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Your stories: 'Dark clouds descend'

Queensland residents have been told it is now too late to escape as the most dangerous storm ever predicted to hit the state makes its approach.

Cyclone Yasi, a category five storm, will make landfall shortly. Here, BBC News website readers in the area tell of their anxious wait.

Dr Simon Smith, Cairns

All the patients in the hospital where I work were evacuated to Brisbane, and last night we also evacuated as well.

We live on the beach front, but have been moved to one of the bigger hotels in town.

We are now sitting in the bathroom, having barricaded ourselves in. We've bunkered down and are bracing ourselves for the worst.

People seem pretty calm, although I am not sure if they appreciate what is about to occur.

The cyclone is still well offshore but already there is a darkening cloud descending on the city.

The winds have started to pick up and some small debris is floating around. I am beginning to get worried.

Tania Moevao, Cairns

The weather is still calm at the moment. But the wind strength is escalating rapidly. We're expecting heavy showers.

Image caption "My biggest worry is not allowing the children to sense my fear"

We are waiting for the storm to approach in a few hours and are listening to radio updates and monitoring warning texts from the authorities.

My house is situated on higher ground, so 35 friends and family members who have been evacuated from low-lying areas around the Cairns business district are now staying with me.

Cairns resembles a ghost town. People are fearful. It's now a matter of bunkering down. There's very little to do but sit and wait.

We've stocked up on canned food and supplies and other essentials, as well as filling every container with water.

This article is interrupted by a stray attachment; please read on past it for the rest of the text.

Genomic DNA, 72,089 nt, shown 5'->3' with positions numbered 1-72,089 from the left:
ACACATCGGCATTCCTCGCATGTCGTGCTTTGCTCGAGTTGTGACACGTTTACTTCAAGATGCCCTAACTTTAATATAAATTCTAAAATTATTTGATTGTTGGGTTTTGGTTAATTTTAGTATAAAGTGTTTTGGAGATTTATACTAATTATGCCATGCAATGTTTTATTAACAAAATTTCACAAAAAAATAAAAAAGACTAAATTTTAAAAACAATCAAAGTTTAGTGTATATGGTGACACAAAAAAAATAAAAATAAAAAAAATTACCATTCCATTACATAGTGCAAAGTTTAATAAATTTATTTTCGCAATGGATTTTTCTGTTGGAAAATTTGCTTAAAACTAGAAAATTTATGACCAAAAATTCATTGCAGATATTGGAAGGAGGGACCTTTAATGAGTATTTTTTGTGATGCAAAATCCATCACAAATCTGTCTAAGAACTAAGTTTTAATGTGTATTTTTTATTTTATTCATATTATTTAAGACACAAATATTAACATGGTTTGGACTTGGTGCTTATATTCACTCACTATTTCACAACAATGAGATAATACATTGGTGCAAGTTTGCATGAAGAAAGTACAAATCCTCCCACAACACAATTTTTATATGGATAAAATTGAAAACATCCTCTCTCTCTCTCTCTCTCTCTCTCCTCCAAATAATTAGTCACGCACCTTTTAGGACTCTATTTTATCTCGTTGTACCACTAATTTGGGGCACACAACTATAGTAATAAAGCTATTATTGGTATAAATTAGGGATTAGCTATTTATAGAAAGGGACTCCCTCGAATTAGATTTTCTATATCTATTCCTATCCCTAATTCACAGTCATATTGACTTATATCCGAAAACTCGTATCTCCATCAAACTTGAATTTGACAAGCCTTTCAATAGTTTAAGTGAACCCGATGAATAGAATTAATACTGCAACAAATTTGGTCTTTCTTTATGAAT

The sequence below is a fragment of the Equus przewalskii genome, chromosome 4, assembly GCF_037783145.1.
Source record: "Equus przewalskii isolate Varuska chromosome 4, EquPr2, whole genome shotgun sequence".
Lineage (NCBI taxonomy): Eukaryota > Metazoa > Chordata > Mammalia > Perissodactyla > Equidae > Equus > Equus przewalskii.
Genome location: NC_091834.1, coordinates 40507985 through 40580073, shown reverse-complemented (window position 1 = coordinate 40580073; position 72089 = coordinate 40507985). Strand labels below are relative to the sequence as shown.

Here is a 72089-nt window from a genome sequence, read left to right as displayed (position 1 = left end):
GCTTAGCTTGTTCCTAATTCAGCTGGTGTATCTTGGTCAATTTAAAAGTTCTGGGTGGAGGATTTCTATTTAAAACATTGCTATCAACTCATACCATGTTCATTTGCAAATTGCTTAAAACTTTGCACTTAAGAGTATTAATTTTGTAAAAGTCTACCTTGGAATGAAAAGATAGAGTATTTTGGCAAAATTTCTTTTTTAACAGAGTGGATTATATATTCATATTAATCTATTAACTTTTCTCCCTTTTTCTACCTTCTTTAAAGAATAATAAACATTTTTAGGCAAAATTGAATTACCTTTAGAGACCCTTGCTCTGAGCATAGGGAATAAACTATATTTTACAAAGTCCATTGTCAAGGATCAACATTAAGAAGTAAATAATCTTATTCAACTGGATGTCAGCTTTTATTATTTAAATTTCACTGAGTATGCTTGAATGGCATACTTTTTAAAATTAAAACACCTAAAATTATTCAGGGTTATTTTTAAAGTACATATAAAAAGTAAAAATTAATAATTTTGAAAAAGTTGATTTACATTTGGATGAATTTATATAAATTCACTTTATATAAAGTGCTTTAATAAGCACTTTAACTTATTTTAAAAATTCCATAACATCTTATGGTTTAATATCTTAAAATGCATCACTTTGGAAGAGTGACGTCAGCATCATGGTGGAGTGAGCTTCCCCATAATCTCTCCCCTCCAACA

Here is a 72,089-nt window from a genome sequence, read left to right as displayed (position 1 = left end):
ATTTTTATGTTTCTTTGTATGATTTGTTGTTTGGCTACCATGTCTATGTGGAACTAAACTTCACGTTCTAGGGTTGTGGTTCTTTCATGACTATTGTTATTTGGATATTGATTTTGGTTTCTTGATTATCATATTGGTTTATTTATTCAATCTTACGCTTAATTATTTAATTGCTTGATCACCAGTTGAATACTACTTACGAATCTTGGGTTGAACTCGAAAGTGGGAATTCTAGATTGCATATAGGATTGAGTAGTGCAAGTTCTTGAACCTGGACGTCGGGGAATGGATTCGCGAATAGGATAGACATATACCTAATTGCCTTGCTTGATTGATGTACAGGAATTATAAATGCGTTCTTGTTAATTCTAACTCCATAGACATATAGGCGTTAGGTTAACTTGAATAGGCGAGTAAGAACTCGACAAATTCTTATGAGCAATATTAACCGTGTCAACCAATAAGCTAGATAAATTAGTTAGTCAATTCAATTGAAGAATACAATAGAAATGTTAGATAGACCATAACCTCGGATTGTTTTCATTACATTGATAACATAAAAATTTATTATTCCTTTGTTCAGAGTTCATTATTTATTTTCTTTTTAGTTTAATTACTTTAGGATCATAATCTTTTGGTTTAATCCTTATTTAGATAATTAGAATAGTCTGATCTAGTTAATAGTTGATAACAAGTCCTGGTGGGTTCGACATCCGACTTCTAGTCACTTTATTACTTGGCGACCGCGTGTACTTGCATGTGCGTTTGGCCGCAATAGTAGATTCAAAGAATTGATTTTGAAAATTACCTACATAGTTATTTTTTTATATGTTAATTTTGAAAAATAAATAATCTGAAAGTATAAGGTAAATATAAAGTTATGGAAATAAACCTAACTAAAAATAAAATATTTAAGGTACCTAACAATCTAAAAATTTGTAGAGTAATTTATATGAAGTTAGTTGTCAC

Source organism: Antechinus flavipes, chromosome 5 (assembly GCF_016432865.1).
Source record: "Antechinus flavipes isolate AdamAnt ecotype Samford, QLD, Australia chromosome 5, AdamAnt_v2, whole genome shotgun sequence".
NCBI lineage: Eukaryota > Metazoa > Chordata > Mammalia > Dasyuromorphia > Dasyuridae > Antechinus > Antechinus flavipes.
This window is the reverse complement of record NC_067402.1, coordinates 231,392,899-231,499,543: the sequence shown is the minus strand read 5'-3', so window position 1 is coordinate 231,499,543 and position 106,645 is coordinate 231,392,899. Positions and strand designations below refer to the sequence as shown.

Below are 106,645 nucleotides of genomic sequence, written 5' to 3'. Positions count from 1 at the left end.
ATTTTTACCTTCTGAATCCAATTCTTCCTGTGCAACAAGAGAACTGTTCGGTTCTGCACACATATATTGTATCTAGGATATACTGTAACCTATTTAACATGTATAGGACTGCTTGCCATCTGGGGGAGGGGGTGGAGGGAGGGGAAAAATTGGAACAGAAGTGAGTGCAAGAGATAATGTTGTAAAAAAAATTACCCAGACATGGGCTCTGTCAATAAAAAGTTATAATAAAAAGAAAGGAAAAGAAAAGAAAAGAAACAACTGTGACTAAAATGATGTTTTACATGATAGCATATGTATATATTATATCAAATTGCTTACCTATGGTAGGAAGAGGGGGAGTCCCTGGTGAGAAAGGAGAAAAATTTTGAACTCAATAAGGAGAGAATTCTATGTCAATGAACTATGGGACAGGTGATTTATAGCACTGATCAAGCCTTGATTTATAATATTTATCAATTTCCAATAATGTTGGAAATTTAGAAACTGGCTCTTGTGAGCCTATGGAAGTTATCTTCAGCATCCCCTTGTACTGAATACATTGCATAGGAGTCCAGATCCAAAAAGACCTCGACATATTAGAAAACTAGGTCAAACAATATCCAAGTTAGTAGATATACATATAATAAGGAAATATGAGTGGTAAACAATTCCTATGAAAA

The windows are taped and we've cut branches from the trees that might have posed a threat.

My biggest worry is not allowing the children to sense my fear and keeping them occupied during the long wait indoors.

Claire Thomas, Edmonton

People are calm, prepared, resigned, and supportive.

I haven't seen any sign of panic yet. People in shops were stocking up sensibly. Although there were huge queues at petrol stations yesterday.

I am impressed by the support people are giving each other with everyone wishing each other luck and safety.

We are in Edmonton, 16km south of Cairns and my four-year-old daughter and I are staying with family members in their farmhouse.

The home is sturdy, we think, and are just hoping that the roof holds, but it is low-lying so we will wait and see whether water comes our way.

We all felt panic earlier on but now we know we are staying here and are trying to prepare. We are just getting on with it.

We saw lots of army trucks, ambulances and fire trucks when I went to visit my sister in the city earlier.

Only time will tell now. If we do survive, it will make one hell of a story for the grandkids!

Philip Baker, Cairns

Image caption "The windows have been taped"

I live in Cairns with my wife and young daughter. All is eerily quiet at the moment.

My wife, who is a nurse, worked a night shift at the Base Hospital evacuating EVERY patient. They were airlifted to Brisbane.

We're as prepared as we can be. Just sitting here now and waiting for Yasi to come along. There is little left to do but wait.

The authorities have been wonderful, supplying us with updates and the latest information via text. We've been told that we might lose power and phone lines in the next few hours.

We've bought provisions although there has been some panic buying of food and fuel.

There have also been reports of local supermarkets running out of bottled water, milk, bread and other essentials.

The windows have been taped and if the situation rapidly deteriorates we plan to bunker down in a windowless room - with just enough room to fit a single blow-up mattress on the floor. We're reasonably high up, so hopefully we should be okay.

It seemed a safer bet to stay in our home rather than flee or head to an overcrowded evacuation centre.

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